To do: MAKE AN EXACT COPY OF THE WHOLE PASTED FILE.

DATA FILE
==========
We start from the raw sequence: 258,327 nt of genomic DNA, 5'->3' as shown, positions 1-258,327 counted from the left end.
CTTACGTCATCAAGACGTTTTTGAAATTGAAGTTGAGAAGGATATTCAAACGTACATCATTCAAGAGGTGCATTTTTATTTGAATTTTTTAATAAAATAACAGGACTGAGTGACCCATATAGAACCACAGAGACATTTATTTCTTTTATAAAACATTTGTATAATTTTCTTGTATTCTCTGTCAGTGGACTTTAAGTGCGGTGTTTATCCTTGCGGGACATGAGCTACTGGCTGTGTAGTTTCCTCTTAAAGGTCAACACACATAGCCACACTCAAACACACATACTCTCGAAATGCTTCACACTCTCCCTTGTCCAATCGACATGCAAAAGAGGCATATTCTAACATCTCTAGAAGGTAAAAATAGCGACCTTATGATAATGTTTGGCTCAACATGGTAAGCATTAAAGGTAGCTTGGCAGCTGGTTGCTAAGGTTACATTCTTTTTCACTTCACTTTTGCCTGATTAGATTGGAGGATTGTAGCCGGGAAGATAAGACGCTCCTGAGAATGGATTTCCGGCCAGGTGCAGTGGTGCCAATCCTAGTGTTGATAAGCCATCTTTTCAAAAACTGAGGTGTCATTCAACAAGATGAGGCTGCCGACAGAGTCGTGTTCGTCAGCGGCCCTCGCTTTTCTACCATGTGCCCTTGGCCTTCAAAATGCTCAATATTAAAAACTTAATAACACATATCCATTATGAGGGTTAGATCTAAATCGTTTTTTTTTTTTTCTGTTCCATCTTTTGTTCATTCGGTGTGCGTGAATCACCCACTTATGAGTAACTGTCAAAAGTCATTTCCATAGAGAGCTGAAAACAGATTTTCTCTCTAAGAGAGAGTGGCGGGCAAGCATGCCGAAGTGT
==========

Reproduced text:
We start from the raw sequence: 258,327 nt of genomic DNA, 5'->3' as shown, positions 1-258,327 counted from the left end.
CTTACGTCATCAAGACGTTTTTGAAATTGAAGTTGAGAAGGATATTCAAACGTACATCATTCAAGAGGTGCATTTTTATTTGAATTTTTTAATAAAATAACAGGACTGAGTGACCCATATAGAACCACAGAGACATTTATTTCTTTTATAAAACATTTGTATAATTTTCTTGTATTCTCTGTCAGTGGACTTTAAGTGCGGTGTTTATCCTTGCGGGACATGAGCTACTGGCTGTGTAGTTTCCTCTTAAAGGTCAACACACATAGCCACACTCAAACACACATACTCTCGAAATGCTTCACACTCTCCCTTGTCCAATCGACATGCAAAAGAGGCATATTCTAACATCTCTAGAAGGTAAAAATAGCGACCTTATGATAATGTTTGGCTCAACATGGTAAGCATTAAAGGTAGCTTGGCAGCTGGTTGCTAAGGTTACATTCTTTTTCACTTCACTTTTGCCTGATTAGATTGGAGGATTGTAGCCGGGAAGATAAGACGCTCCTGAGAATGGATTTCCGGCCAGGTGCAGTGGTGCCAATCCTAGTGTTGATAAGCCATCTTTTCAAAAACTGAGGTGTCATTCAACAAGATGAGGCTGCCGACAGAGTCGTGTTCGTCAGCGGCCCTCGCTTTTCTACCATGTGCCCTTGGCCTTCAAAATGCTCAATATTAAAAACTTAATAACACATATCCATTATGAGGGTTAGATCTAAATCGTTTTTTTTTTTTTCTGTTCCATCTTTTGTTCATTCGGTGTGCGTGAATCACCCACTTATGAGTAACTGTCAAAAGTCATTTCCATAGAGAGCTGAAAACAGATTTTCTCTCTAAGAGAGAGTGGCGGGCAAGCATGCCGAAGTGT